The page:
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Healthcare tension
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“How many more people have to die?”
That was one of the questions asked to state Rep. Judd Matheny on Friday morning during the Chamber of Commerce’s annual Legislative Breakfast.
The question was about Matheny’s opposition to Insure Tennessee, an expanded healthcare plan that failed in the General Assembly last month.
State Sen. Janice Bowling was on the committee that shot down Insure Tennessee and she voted against it. Protesters were waiting outside the TSU Research Center with signs, including one person dressed in a Grim Reaper costume. However, Bowling was a no-show.
Matheny and state Rep. Kevin Dunlap were in attendance and the state’s proposed healthcare expansion plan dominated discussion. Dunlap is for it, while Matheny is against it in its current form.
“I’m very hesitant to support the plan that’s out there,” said Matheny. “For folks who can remember back to 2004, we had a major TennCare issue back then where the state couldn’t do anything because TennCare was consuming such a large part of the budget. If we’re not careful this can be just as catastrophic to our state due to federal uncertainty. I’m very hestitant to join in any new, all-encompassing program with the federal government. The federal government can’t continue to pull trillions of dollars out of thin air. Once you put 250,000 to 300,000 people in a program, you can’t just stop it and opt out at any time without a class-action lawsuit."
In support of Insure Tennessee, Dunlap said he has family members who have been forced to change jobs just to pay for their healthcare.
“Gov. Haslam has crafted a conservative plan to fix a coverage gap that we want to fix,” said Dunlap. “Our job as state representatives is to craft laws that make good public policy to help our citizens. People who can’t afford healthcare don’t have time to wait.”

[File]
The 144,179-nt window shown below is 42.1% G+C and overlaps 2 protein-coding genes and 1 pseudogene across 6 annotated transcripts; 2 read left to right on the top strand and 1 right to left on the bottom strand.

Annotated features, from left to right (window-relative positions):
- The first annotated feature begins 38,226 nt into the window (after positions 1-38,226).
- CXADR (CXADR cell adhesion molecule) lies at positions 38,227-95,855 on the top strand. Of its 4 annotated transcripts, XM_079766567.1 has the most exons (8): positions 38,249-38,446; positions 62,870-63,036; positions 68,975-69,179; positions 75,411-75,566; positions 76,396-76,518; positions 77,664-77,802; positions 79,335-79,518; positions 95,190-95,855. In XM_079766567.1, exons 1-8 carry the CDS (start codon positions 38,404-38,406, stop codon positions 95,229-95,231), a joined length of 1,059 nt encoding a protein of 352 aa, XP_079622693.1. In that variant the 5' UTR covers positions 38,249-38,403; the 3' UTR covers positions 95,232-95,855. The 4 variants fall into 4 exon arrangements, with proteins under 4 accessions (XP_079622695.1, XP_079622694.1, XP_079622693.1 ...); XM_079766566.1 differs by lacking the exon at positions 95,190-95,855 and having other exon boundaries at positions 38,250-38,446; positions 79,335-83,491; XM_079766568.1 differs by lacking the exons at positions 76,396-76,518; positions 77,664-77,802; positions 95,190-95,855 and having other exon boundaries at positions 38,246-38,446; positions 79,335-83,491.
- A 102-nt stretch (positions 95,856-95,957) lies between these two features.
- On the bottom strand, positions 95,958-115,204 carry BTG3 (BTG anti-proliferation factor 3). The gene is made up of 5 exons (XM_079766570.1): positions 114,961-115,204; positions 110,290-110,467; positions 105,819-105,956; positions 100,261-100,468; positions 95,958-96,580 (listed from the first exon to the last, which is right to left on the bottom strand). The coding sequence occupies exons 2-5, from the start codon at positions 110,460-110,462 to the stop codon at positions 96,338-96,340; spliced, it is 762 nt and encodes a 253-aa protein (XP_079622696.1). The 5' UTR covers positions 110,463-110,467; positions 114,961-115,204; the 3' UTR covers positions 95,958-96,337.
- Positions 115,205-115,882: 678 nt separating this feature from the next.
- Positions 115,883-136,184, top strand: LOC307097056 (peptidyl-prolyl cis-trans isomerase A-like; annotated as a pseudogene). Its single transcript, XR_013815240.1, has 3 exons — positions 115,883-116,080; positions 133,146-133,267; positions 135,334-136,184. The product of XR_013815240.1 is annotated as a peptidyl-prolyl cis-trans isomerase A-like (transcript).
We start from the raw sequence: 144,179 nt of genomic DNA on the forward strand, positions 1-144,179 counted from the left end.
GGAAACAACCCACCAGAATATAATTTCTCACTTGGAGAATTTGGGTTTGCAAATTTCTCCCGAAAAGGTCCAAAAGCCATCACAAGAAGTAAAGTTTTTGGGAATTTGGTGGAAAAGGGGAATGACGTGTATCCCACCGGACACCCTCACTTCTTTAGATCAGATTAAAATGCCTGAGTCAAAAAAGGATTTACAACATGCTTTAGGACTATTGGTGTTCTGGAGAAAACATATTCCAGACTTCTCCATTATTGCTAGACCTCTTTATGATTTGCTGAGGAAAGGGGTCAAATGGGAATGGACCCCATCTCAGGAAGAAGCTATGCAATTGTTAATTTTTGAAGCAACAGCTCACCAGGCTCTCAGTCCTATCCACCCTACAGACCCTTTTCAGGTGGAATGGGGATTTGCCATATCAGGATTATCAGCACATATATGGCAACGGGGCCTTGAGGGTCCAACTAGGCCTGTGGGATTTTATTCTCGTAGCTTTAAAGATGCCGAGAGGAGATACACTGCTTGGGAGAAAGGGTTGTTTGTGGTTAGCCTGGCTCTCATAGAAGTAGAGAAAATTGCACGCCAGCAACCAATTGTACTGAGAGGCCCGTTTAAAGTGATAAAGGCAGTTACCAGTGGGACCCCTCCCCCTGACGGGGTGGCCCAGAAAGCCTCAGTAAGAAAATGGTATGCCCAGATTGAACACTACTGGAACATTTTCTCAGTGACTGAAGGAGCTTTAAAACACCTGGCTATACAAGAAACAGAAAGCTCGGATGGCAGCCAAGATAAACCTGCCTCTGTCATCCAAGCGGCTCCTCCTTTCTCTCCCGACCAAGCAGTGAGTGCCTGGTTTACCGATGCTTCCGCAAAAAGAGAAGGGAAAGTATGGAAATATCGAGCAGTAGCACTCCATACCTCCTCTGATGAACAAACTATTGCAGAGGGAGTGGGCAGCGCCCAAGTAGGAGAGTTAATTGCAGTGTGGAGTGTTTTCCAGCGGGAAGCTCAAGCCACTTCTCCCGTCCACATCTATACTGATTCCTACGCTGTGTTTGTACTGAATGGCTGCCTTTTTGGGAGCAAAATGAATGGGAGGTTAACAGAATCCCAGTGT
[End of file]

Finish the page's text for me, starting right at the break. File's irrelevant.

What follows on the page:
When asked by a woman in attendance “How many more people have to die?” before lawmakers do something about expanding healthcare, Matheny said he favors making healthcare more available but the state needs to do it in a prudent way.
State Sen. Janice Bowling wasn’t in attendance, it was announced, because she was attending a public hearing in Knoxville on rural Internet service.
The representatives were asked about a school voucher plan making its way through the General Assembly. The pro-posal would provide low-income students stuck in failing schools with money to attend another school of their choice. In its current form, the legislation would only apply to urban areas.
Dunlap said he is firmly against the voucher plan because it would take money away from public schools, which are already scrambling for funding as it is.
“The voucher bill, I’m completely opposed to it,” said Dunlap. “I believe very strongly it’s not helpful to our state. When we take $7,000 or $6,000 or whatever we come up with per student and take it away, it’s going to be hard for our public schools. We have school systems that are underfunded and public education is not what it needs to be. We’re not flushed with cash, and the voucher plan would pull $300 million out of our public schools. That’s bad.”
Matheny talked about the need to create stability in education. He said most teachers he has talked with say the con-stant change of direction is what bothers them the most.
Matheny said he understands pulling money out of public schools could have a detrimental effect, but the program could also benefit students in poor-performing schools.
“It’s a pilot program for vouchers in metropolitan areas for students stuck in consistently failing schools,” said Mathe-ny. “It’s intended to be a small rollout. Anytime you start something it’s hard to reverse it, agreed, but if it’s well man-aged it can have a positive impact.”